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0ED8DBDA-DA7D-4325-962B-A79B3754B150.jpeg  843360F2-2F6C-4163-952D-1EE4C7AD20BA.jpeg  36FAB704-DA56-47B3-8F81-67EA8133C31A.jpeg  336A5420-F4F6-470F-9971-B1BE30768AFB.jpeg  9635AC03-BC3E-49EC-ABFC-EFE3AC27D1C1.jpeg  14719F47-E9ED-4E49-93B5-41285A304100.jpeg  And here is the other part I found.
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This is a partial bivalve, and looks to be of the genus Gryphaea
Colin Huller
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Oh wow, I am just pleased it is something and not just a random shaped rock. Thank you very much and I’m sure my 5yr old will be pleased to know and keep.👍🏻
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Barrow Museum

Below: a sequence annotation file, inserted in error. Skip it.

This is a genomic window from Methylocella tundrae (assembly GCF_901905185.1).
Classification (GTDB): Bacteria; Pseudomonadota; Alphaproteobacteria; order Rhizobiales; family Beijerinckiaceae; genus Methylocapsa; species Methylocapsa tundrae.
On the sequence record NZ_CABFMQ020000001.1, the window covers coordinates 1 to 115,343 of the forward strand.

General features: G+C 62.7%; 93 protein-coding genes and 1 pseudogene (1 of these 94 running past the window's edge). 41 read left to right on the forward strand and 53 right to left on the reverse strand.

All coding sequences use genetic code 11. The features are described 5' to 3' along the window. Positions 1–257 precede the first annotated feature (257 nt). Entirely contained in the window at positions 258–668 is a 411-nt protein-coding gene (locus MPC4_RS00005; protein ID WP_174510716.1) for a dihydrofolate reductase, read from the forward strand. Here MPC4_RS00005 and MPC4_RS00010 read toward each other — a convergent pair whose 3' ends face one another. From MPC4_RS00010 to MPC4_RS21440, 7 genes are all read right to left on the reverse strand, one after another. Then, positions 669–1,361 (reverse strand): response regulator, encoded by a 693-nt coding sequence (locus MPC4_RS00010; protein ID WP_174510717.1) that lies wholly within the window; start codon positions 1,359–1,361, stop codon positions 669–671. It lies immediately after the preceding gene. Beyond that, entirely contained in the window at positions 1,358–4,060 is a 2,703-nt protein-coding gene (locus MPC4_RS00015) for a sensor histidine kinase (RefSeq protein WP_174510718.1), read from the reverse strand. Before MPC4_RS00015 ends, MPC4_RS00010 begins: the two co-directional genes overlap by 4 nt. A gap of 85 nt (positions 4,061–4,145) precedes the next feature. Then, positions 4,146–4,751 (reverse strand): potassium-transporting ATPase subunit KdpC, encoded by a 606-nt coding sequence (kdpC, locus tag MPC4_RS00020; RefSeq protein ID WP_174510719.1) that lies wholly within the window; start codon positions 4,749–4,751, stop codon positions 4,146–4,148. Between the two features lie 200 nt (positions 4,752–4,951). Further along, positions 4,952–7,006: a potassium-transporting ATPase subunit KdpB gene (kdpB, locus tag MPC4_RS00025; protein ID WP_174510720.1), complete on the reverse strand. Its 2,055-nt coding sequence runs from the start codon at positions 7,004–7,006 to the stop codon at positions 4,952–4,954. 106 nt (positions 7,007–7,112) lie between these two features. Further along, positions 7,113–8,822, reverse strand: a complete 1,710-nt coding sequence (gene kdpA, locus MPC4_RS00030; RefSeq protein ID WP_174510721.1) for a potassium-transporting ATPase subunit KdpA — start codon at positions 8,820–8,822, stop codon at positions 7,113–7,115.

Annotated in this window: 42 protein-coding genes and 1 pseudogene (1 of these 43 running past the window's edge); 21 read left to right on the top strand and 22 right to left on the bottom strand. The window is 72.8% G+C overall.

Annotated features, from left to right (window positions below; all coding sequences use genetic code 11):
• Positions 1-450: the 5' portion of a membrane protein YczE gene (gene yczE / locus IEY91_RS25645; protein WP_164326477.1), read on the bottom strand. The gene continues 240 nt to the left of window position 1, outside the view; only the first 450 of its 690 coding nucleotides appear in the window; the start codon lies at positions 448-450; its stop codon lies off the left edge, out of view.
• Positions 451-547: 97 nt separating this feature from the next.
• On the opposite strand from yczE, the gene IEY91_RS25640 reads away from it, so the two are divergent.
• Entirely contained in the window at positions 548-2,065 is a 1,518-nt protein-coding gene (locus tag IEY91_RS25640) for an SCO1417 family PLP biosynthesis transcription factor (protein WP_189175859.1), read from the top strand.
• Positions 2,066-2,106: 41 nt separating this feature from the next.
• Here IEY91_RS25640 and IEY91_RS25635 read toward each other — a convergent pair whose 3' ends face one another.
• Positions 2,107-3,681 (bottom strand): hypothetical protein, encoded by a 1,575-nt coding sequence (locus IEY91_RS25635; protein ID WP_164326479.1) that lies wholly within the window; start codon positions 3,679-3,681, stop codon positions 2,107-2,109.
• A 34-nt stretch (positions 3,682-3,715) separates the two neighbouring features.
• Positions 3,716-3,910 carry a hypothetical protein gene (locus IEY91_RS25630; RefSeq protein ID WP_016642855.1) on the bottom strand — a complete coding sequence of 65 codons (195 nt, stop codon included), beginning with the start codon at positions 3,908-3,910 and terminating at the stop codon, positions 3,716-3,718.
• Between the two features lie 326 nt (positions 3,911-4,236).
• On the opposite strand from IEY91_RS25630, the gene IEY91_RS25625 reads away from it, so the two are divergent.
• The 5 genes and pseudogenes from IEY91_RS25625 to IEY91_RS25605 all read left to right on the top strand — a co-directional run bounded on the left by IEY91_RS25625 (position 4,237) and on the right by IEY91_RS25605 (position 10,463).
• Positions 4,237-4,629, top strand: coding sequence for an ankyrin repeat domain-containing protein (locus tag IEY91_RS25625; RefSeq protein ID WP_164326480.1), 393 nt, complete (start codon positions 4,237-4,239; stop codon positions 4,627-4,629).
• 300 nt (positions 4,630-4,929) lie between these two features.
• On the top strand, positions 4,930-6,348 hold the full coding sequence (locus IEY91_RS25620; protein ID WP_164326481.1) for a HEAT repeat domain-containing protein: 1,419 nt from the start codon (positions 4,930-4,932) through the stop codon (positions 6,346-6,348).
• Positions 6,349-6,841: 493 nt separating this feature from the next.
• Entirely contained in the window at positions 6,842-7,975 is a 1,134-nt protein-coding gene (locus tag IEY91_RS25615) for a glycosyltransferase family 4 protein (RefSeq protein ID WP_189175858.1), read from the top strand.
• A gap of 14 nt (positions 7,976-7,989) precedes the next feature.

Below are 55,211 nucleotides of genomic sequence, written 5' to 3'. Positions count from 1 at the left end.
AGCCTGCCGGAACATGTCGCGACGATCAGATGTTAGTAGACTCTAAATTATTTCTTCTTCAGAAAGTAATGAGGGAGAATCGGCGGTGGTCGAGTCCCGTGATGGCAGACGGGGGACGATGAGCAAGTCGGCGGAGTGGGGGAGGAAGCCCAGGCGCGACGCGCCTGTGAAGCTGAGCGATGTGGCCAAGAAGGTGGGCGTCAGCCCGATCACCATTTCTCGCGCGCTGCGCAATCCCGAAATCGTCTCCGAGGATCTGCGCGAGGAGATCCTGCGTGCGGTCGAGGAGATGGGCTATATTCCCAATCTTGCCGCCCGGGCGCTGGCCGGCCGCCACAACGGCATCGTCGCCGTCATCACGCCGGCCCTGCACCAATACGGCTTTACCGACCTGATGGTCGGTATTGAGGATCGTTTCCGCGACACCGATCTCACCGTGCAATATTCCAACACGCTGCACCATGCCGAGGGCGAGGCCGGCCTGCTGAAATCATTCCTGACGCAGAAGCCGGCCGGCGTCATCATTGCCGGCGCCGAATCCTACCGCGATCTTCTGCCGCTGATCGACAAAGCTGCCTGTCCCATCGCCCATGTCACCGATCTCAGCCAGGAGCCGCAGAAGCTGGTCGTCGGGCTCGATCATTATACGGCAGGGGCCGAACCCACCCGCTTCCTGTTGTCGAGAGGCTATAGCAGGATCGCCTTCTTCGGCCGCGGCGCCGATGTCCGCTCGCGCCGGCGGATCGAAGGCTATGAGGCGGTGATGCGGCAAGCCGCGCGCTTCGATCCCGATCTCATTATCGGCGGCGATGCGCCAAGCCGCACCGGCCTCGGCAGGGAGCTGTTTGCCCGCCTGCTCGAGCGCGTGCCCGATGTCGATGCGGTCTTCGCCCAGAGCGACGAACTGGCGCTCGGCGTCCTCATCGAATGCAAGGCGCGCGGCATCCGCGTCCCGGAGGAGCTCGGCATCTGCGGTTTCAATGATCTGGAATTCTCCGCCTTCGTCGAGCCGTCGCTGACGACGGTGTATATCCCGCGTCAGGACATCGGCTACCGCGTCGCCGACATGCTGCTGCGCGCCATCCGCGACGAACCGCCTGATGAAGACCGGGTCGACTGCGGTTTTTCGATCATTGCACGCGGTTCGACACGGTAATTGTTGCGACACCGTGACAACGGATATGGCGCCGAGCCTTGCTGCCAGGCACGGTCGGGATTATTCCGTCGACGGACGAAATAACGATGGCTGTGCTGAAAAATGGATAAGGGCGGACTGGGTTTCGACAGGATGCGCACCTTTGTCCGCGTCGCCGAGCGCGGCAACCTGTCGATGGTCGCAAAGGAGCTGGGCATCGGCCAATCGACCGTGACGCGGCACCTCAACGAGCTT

These bivalves are actually Exogyra latissima, from the Speeton Clay Formation which only crops out in England at the coast south of Reighton, to about the point at which the path alongside Speeton Beck ascends the cliff.  This bivalve, a type of oyster, was living during the Early Cretaceous, about 130 million years ago during a period of time known as the Hauterivian Stage.  The Speeton Clay and its marine equivalents, were deposited at the bottom of a sea which stretched across what is now the North Sea into Northern Europe and Russia and for this reason, a lot of the fossils in the formation bear Russian names.  The age-equivalent strata in Southern England (Wealden) are all more or less continental, land-derived sediments, like river sand and mud, in which dinosaurs and early mammals are sometimes found.
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